Tribal governments located on or near the southern, northern, and Alaska borders came together during the 2019 Tribal Border Summit to develop this government-to-government proposal. Tribes divided by international borders have the inherent right to maintain and develop contacts, relations, and spiritual, cultural, political, and economic activities with their citizens and relations. These inherent crossing rights have been recognized through treaties, both by the U.S. government and by international organizations. Although we, the border tribes, are separated by many miles and have distinct issues to address, we have much in common.
Unfortunately, tribal members crossing the borders are treated inconsistently due to the lack standardized training regarding their inherent crossing rights. For example, one southern tribe when crossing with a sacred deer mask for a ceremony had their mask forcibly ripped apart by border agents attempting to search the interior of the item. This item had passed through generations of tribal cultural leaders and is now desecrated and unusable. Similarly, several northern tribes, despite having a recognized inherent right to free passage across the northern border, have been stopped and harassed repeatedly by border personnel un-educated on their treaty rights. All tribal members who approach the borders to cross experience trauma because they never know if the agent will respect their inherent and recognized rights.
In recognition of our shared concerns we seek to provide practical tribal-driven solutions on how to secure our nation, all while respecting our traditional and cultural practices and protocols. In order to achieve this goal, the federal government must take a diverse approach in partnership with tribal governments to create border policies that address the needs of every border tribe.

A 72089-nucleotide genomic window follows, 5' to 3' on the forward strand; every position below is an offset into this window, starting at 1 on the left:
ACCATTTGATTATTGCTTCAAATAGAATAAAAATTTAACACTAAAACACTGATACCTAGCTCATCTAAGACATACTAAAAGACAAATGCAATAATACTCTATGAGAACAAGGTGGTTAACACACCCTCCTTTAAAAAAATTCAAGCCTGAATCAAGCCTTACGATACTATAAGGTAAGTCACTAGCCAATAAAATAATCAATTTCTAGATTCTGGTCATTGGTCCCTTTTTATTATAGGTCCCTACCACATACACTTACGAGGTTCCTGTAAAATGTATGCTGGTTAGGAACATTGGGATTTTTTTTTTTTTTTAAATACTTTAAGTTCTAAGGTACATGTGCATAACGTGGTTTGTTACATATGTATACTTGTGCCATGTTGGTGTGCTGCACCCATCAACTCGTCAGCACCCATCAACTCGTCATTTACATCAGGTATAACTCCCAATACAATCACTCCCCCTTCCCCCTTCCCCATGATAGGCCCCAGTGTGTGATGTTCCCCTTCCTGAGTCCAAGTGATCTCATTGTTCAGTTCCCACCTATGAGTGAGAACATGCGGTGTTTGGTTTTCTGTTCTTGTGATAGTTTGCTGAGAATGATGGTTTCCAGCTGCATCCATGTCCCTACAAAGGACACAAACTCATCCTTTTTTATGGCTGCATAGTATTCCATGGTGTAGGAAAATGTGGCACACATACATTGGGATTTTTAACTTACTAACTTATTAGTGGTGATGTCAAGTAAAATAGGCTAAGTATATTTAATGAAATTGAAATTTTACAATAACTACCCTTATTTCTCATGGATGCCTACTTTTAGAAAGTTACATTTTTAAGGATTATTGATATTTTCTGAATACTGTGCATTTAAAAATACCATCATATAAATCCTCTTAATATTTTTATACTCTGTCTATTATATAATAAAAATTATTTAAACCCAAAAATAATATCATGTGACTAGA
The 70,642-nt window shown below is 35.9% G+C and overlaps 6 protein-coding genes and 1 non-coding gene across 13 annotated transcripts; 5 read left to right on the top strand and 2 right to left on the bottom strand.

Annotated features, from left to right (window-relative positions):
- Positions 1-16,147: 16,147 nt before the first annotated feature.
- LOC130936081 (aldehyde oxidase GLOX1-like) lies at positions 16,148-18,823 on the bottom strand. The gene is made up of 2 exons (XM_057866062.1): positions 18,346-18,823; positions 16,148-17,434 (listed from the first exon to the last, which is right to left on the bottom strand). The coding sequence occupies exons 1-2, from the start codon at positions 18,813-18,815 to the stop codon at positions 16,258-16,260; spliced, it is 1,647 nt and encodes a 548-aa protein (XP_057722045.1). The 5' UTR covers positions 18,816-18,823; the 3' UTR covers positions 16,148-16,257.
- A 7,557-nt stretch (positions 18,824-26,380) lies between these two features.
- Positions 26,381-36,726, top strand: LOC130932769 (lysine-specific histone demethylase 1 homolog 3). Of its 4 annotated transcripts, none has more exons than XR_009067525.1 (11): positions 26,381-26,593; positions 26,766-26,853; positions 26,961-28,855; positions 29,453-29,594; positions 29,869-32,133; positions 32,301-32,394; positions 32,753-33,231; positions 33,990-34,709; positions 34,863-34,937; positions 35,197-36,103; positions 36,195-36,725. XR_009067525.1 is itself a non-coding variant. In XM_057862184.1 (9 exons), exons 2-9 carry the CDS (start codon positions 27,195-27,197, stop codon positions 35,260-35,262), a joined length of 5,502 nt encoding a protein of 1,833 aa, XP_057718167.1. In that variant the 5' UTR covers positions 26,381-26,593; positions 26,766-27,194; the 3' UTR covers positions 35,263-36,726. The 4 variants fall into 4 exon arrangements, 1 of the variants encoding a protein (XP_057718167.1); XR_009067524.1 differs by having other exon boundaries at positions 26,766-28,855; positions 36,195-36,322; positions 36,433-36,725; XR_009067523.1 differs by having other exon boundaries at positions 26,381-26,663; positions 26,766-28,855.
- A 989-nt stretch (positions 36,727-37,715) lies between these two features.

Border-Crossing Specific Proposals
Amend Section 289 of the Immigration and Nationality Act (8 U.S.C. 1359)
The Jay Treaty of 1794 recognized the inherent rights of northern tribes and first nations to cross the U.S. and Canada borders. However, subsequent U.S. law required that tribal members prove they possess at least 50 percent blood quantum to exercise that right. Section 289 of the Immigration and Nationality Act should be amended to remove any reference to a blood quantum requirement for border crossings.
Development of an Indigenous Visa Category
Relatives of border tribes residing on the non-U.S. side of the border frequently need to cross the U.S. border to engage in traditional, and cultural activities, however, sometimes these activities can take weeks and no current visa category sufficiently addresses these needs. Border tribes that do not have a treaty-recognized right to free passage across the border seek consultation on the development of an Indigenous visa category that will allow these tribes to exercise their inherent crossing rights.
Tribal-Driven Common Sense Solutions to Border Security in Indian Country